Just published as part of the “Non-Governmental Restrictions on Free Speech” symposium; here’s the Introduction (the article is here):
To what extent are free speech and open discussion being stifled on college campuses?
This question inspires sharp disagreement. Where some see a serious problem, others deny that there is any genuine reason for concern. Notably, for example, my fellow panelist Professor Mary Anne Franks has criticized what she calls “the myth of the censorious campus” while decrying the “false narrative” of political intolerance on college campuses. Professor Jeffrey Adam Sachs similarly writes of “the myth” of a campus free speech crisis, which he associates with a kind of “moral panic” due to conservative “hysteria.” In a piece entitled “Free Speech on Campus Is Doing Just Fine, Thank You,” Columbia University president Lee Bollinger, a noted scholar of free speech and the First Amendment, dismisses concerns about the current situation for free speech and open discussion as being due to
a handful of sensationalist incidents on campus—incidents sometimes manufactured for their propaganda value. They shed no light on the current reality of university culture.
Many similar expressions of this general theme can be found; skepticism that there is a genuine problem is well-represented both inside and outside academia. Indeed, skeptics often claim not only that there is nothing to worry about, but that worrying is itself pernicious, inasmuch as doing so plays into the hands of reactionary political interests.
Notwithstanding the frequent reassurances that there is nothing to worry about when it comes to free speech on campus, and even the warnings that worrying about such things is actually harmful, I confess to being among those who worry. Much of my concern relates to the phenomenon that is now widely known as cancel culture. The definition of “cancel culture” is contested. For this reason, and in order to zero in on the phenomenon that I want to explore, in the next section I offer a number of cases that I believe would qualify as examples of cancel culture under any reasonable understanding of that notion. The cases that I offer are not hypothetical ones but actual cases involving current Princeton undergraduates. Although they of course differ from one another and from other examples of cancel culture in their idiosyncratic details, I believe that in important respects they are broadly representative of the phenomenon as it exists on contemporary college campuses.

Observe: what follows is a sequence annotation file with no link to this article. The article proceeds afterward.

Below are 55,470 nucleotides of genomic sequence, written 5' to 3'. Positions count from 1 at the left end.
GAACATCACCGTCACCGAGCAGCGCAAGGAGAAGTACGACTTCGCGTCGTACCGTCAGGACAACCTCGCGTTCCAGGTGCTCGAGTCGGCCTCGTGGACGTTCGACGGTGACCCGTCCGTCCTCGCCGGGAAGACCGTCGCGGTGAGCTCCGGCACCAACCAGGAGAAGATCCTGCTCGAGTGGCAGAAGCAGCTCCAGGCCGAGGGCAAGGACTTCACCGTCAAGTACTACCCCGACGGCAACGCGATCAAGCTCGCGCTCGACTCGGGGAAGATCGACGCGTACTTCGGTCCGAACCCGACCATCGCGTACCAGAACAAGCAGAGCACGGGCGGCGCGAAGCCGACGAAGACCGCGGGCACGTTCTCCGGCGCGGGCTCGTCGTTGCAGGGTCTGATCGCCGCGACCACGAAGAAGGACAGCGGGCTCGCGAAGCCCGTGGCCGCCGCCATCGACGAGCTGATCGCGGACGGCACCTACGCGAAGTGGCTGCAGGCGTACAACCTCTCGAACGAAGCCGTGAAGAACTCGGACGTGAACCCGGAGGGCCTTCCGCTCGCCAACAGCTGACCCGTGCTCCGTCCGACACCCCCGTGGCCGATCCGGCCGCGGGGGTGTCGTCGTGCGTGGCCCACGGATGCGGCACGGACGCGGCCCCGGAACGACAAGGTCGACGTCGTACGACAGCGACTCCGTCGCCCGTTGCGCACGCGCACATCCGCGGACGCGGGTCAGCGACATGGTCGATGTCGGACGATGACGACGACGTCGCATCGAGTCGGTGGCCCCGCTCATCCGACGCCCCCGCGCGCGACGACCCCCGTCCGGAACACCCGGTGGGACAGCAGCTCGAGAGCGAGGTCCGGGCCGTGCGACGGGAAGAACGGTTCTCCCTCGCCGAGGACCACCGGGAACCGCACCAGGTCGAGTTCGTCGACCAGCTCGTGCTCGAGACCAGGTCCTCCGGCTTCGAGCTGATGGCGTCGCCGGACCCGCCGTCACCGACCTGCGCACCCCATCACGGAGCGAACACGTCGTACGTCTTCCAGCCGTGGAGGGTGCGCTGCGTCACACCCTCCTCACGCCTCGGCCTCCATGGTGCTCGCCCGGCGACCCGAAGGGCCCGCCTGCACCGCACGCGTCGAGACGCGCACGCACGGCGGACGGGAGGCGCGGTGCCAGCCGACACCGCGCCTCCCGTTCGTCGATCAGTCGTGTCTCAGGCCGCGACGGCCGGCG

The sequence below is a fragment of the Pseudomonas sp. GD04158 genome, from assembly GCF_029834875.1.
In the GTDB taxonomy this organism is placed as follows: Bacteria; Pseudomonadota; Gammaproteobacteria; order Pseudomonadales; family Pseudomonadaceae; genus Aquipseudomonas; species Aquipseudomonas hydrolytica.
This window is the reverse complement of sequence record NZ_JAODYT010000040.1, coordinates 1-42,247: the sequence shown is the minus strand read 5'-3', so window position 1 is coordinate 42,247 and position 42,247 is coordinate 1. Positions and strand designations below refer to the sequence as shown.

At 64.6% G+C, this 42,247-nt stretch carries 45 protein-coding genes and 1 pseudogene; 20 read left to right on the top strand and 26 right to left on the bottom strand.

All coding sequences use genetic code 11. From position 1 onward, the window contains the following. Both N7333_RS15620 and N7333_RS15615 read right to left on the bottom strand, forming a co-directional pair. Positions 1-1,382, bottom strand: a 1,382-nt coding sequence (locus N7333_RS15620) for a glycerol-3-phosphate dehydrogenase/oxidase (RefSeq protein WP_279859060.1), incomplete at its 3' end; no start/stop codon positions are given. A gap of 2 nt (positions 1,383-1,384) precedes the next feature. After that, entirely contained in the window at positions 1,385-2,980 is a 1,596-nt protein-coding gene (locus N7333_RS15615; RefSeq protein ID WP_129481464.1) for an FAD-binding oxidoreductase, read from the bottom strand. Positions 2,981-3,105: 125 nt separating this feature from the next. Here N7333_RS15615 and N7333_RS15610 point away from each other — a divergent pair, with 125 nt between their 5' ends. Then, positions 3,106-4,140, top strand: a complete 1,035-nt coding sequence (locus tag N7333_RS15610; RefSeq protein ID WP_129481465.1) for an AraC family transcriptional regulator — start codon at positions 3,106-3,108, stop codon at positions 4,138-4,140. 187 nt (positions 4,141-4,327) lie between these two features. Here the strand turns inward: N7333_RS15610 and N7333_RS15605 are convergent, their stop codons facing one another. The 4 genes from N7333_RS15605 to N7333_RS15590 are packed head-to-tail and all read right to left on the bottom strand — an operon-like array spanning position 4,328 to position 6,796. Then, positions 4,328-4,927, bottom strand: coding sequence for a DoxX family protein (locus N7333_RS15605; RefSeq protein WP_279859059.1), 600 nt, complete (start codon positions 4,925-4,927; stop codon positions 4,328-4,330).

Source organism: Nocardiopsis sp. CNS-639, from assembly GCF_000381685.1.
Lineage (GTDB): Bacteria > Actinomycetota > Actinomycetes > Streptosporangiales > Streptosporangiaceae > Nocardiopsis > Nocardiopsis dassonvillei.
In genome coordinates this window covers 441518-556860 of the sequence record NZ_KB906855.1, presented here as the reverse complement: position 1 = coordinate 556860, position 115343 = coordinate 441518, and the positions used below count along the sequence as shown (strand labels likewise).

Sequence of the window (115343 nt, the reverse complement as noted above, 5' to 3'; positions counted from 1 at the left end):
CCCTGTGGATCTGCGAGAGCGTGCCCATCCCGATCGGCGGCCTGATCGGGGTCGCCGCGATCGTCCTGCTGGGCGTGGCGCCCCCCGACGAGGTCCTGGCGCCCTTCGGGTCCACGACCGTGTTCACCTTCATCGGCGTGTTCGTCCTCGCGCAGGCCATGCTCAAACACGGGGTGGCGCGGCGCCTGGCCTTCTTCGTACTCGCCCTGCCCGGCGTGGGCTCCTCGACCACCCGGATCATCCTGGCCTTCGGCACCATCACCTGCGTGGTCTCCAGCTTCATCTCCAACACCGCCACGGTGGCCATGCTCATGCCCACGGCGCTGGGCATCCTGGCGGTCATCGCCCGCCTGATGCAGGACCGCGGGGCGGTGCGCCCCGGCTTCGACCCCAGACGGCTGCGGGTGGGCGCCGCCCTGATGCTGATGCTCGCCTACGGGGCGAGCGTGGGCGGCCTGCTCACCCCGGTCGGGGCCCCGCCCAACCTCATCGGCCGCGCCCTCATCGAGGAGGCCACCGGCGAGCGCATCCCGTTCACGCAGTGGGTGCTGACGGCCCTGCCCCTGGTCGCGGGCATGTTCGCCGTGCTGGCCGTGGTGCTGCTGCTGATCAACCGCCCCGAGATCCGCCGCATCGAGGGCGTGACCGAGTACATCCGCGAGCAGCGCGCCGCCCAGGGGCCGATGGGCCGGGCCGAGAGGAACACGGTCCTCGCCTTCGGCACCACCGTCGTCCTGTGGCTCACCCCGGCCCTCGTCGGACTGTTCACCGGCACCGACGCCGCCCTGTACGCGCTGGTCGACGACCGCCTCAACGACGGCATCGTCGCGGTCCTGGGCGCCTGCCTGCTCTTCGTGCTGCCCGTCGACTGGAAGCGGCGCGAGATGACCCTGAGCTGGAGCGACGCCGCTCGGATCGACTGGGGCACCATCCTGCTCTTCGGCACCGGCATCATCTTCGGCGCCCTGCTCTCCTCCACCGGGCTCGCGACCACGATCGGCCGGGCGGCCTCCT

Having zeroed in on the target phenomenon, I will offer an analysis of what I take to be some of its most important features. I will be particularly concerned with understanding cancel culture as a rational phenomenon: on the account that I offer in Part II, students who actively participate in cancel culture, or who attempt to cancel their fellow students, are often acting with impeccable rationality given their aims and preferences, even if their behavior is objectionable in other ways. In Part III, I turn to the most common considerations offered by the skeptics and argue that they are unconvincing. In the Conclusion, I note a number of factors that might lead us to systematically underestimate the severity of the problem.